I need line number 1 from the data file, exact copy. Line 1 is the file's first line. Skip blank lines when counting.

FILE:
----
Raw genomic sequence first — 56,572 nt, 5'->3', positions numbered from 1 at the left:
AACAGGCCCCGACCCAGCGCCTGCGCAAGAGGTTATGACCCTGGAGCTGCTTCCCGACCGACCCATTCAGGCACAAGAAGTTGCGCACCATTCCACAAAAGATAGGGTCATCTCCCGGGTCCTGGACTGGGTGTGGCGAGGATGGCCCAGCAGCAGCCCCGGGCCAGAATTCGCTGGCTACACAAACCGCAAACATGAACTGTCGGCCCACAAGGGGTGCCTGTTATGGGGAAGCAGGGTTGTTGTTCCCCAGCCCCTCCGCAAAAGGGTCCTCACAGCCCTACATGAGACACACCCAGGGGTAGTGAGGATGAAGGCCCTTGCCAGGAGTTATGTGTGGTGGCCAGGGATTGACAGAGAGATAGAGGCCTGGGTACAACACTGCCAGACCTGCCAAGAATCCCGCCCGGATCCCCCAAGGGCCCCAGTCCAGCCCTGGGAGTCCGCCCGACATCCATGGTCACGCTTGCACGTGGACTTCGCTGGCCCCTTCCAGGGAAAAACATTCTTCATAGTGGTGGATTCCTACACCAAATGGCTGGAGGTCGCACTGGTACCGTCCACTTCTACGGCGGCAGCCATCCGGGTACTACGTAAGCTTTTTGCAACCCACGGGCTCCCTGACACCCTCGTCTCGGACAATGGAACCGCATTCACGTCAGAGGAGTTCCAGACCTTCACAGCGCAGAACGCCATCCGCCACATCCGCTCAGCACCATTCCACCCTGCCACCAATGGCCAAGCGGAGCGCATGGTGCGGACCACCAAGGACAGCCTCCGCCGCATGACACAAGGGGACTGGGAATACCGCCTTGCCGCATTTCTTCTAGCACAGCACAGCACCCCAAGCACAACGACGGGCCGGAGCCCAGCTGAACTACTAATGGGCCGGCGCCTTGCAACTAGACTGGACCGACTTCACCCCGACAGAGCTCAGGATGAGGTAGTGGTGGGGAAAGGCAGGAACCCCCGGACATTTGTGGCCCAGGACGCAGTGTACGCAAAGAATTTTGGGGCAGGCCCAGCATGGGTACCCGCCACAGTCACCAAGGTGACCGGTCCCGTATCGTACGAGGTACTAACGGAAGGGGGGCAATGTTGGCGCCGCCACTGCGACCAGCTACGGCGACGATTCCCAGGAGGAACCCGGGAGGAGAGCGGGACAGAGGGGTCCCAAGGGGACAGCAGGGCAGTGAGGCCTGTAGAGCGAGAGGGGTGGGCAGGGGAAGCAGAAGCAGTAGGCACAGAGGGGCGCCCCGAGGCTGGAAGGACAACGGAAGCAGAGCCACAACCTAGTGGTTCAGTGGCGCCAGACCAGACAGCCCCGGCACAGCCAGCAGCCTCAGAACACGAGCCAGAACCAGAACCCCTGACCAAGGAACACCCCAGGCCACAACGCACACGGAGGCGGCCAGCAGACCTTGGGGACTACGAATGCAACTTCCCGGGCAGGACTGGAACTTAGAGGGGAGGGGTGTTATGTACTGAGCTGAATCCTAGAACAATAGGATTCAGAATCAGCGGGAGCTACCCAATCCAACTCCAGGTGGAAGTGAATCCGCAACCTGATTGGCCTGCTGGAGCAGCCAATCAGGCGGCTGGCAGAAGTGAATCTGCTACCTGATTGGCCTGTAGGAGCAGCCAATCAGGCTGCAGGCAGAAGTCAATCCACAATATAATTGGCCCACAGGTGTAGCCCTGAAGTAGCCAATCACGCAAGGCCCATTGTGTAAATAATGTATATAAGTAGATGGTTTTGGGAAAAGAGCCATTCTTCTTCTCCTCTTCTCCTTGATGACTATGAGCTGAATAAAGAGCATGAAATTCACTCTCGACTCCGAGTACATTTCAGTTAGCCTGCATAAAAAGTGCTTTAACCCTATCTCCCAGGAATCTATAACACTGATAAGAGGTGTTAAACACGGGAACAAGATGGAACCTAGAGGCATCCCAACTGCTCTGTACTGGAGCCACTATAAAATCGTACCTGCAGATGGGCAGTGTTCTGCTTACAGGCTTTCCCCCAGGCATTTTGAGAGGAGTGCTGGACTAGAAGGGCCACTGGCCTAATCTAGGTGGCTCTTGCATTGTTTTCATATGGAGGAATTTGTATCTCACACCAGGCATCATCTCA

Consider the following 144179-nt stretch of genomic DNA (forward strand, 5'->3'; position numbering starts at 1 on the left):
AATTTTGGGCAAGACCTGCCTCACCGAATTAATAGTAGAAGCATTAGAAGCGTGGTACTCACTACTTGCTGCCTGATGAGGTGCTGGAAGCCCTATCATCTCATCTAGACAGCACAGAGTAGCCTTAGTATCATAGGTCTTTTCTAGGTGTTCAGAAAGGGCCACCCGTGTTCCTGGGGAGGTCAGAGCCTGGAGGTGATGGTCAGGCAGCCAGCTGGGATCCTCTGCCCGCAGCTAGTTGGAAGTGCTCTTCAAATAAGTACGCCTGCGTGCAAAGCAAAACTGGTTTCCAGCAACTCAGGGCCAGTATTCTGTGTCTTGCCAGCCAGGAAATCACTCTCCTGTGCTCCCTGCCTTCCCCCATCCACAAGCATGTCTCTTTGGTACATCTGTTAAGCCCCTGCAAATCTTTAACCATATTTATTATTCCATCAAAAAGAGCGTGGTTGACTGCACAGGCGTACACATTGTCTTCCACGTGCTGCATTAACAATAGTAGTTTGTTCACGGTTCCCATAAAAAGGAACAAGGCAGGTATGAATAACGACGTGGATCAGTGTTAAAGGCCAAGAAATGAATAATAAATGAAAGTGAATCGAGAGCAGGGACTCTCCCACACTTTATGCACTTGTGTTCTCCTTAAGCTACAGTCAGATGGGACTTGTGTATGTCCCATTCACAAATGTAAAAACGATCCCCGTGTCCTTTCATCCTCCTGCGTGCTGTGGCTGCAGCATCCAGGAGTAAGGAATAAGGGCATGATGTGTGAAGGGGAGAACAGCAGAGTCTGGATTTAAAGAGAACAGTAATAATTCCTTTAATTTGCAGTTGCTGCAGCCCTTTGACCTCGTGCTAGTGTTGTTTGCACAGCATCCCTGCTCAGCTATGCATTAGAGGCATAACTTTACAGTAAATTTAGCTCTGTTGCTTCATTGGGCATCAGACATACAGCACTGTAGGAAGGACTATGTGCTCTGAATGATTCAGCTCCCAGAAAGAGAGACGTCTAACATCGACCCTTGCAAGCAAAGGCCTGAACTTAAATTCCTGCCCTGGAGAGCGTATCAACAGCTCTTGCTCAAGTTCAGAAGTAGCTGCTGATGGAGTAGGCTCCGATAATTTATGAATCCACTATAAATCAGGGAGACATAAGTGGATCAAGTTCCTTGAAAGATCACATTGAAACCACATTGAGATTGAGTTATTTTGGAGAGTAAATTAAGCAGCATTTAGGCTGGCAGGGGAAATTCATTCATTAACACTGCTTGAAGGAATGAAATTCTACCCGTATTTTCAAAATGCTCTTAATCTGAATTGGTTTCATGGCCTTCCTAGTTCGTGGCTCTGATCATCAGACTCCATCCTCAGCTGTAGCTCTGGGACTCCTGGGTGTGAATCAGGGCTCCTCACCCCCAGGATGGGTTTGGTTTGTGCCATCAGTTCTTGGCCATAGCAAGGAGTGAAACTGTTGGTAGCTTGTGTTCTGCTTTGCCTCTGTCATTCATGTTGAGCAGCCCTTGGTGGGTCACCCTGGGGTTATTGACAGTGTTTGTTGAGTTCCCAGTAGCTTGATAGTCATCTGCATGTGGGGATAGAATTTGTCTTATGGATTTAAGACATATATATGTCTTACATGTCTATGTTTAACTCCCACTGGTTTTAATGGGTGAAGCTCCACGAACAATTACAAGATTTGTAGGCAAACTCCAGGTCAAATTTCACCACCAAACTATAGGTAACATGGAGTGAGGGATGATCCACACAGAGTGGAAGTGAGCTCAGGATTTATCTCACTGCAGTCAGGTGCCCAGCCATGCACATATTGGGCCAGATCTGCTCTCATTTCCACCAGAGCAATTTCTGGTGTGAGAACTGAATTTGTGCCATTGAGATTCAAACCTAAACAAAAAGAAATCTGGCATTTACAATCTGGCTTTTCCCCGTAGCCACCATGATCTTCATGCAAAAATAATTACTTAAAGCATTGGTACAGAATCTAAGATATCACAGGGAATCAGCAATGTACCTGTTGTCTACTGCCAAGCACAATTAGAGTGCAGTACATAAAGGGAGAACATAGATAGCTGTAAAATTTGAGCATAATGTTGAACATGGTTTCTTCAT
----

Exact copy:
Raw genomic sequence first — 56,572 nt, 5'->3', positions numbered from 1 at the left: